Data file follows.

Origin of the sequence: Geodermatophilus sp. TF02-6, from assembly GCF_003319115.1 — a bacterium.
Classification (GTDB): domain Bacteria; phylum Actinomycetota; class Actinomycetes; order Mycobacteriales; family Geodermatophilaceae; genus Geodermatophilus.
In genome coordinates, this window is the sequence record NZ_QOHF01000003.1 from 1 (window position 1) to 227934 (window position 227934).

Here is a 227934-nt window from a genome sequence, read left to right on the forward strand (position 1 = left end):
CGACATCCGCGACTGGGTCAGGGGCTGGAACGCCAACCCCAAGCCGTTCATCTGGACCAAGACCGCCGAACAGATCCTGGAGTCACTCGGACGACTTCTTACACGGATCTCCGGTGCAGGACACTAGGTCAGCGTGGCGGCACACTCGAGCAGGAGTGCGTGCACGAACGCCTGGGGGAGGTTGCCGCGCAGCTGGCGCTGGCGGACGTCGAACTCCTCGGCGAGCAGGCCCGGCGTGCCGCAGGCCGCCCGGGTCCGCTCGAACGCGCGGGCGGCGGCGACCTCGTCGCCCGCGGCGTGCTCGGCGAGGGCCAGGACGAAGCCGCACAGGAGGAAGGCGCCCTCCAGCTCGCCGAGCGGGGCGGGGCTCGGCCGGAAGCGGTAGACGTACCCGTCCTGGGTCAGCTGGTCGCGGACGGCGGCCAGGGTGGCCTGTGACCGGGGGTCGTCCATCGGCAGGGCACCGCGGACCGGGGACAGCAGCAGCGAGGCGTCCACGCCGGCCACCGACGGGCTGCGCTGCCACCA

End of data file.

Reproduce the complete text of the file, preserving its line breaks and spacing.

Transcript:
Origin of the sequence: Geodermatophilus sp. TF02-6, from assembly GCF_003319115.1 — a bacterium.
Classification (GTDB): domain Bacteria; phylum Actinomycetota; class Actinomycetes; order Mycobacteriales; family Geodermatophilaceae; genus Geodermatophilus.
In genome coordinates, this window is the sequence record NZ_QOHF01000003.1 from 1 (window position 1) to 227934 (window position 227934).

Here is a 227934-nt window from a genome sequence, read left to right on the forward strand (position 1 = left end):
CGACATCCGCGACTGGGTCAGGGGCTGGAACGCCAACCCCAAGCCGTTCATCTGGACCAAGACCGCCGAACAGATCCTGGAGTCACTCGGACGACTTCTTACACGGATCTCCGGTGCAGGACACTAGGTCAGCGTGGCGGCACACTCGAGCAGGAGTGCGTGCACGAACGCCTGGGGGAGGTTGCCGCGCAGCTGGCGCTGGCGGACGTCGAACTCCTCGGCGAGCAGGCCCGGCGTGCCGCAGGCCGCCCGGGTCCGCTCGAACGCGCGGGCGGCGGCGACCTCGTCGCCCGCGGCGTGCTCGGCGAGGGCCAGGACGAAGCCGCACAGGAGGAAGGCGCCCTCCAGCTCGCCGAGCGGGGCGGGGCTCGGCCGGAAGCGGTAGACGTACCCGTCCTGGGTCAGCTGGTCGCGGACGGCGGCCAGGGTGGCCTGTGACCGGGGGTCGTCCATCGGCAGGGCACCGCGGACCGGGGACAGCAGCAGCGAGGCGTCCACGCCGGCCACCGACGGGCTGCGCTGCCACCA